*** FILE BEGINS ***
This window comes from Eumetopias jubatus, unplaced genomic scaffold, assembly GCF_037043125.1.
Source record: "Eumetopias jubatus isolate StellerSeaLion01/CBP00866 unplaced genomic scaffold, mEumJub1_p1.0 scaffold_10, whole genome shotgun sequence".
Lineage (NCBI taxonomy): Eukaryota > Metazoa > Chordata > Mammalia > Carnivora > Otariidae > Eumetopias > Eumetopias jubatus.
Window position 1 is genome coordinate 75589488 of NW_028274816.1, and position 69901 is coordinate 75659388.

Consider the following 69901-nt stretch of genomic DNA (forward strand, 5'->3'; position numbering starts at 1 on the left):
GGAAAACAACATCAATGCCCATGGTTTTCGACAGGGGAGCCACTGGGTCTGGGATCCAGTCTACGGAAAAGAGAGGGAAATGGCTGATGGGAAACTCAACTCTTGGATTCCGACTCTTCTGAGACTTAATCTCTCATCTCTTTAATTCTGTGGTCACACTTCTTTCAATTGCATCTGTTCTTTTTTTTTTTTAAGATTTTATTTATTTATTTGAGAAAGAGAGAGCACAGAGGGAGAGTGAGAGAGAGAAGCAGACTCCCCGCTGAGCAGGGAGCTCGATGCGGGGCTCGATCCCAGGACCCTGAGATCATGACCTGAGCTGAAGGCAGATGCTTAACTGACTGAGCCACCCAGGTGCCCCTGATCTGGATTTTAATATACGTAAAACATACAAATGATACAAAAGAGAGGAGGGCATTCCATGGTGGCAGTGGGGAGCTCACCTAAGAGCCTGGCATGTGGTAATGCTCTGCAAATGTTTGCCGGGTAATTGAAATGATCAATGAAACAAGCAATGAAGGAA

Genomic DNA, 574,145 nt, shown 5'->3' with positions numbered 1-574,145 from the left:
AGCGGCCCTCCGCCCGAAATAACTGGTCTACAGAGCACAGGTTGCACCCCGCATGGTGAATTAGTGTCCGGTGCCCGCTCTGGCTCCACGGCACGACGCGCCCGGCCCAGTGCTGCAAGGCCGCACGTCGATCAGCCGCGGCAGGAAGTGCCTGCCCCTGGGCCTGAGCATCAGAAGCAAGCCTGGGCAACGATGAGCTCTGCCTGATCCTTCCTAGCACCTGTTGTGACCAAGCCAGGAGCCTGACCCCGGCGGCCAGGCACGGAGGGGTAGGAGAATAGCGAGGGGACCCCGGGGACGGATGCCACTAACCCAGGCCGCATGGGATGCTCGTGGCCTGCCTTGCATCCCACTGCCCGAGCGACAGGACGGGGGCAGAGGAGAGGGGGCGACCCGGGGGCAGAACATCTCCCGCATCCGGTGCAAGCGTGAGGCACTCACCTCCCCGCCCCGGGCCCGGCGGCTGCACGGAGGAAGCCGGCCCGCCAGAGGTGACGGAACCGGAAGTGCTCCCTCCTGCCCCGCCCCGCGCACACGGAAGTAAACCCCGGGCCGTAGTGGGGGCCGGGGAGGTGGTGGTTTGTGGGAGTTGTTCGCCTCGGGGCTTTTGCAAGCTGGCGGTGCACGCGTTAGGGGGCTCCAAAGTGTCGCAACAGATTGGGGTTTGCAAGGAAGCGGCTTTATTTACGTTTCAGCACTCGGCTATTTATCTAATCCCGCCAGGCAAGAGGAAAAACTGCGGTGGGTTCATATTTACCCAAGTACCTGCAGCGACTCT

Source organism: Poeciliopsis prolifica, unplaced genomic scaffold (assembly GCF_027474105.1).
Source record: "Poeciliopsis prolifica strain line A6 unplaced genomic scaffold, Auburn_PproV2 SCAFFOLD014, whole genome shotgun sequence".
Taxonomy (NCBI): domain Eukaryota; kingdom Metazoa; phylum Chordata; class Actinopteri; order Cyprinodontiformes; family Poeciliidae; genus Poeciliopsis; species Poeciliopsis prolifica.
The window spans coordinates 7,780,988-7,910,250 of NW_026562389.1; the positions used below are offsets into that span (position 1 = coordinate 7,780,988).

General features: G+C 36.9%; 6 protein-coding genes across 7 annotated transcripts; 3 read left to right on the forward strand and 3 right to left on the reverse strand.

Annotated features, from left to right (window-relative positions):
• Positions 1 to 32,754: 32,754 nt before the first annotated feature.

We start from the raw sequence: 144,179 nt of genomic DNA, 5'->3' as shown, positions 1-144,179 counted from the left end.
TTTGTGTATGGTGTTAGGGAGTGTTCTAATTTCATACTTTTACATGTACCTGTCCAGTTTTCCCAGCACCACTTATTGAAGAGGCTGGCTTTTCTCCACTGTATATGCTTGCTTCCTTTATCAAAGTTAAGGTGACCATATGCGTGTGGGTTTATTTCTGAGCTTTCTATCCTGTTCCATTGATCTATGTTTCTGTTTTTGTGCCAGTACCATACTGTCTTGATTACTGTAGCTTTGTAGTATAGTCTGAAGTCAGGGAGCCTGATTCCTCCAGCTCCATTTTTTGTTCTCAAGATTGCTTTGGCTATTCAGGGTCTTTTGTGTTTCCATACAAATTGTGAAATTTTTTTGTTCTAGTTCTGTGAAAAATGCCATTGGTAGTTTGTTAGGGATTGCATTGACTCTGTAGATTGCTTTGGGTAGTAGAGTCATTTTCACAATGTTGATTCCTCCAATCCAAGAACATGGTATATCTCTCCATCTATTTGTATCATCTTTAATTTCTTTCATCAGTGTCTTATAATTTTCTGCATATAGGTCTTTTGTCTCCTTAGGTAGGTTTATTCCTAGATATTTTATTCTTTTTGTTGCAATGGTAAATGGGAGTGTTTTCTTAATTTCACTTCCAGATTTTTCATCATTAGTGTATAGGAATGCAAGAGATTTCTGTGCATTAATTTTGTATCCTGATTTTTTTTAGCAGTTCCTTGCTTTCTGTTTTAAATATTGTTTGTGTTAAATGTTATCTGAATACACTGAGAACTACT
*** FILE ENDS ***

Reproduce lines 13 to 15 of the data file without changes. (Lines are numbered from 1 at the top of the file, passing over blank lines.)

General features: G+C 36.9%; 6 protein-coding genes across 7 annotated transcripts; 3 read left to right on the forward strand and 3 right to left on the reverse strand.

Annotated features, from left to right (window-relative positions):
• Positions 1 to 32,754: 32,754 nt before the first annotated feature.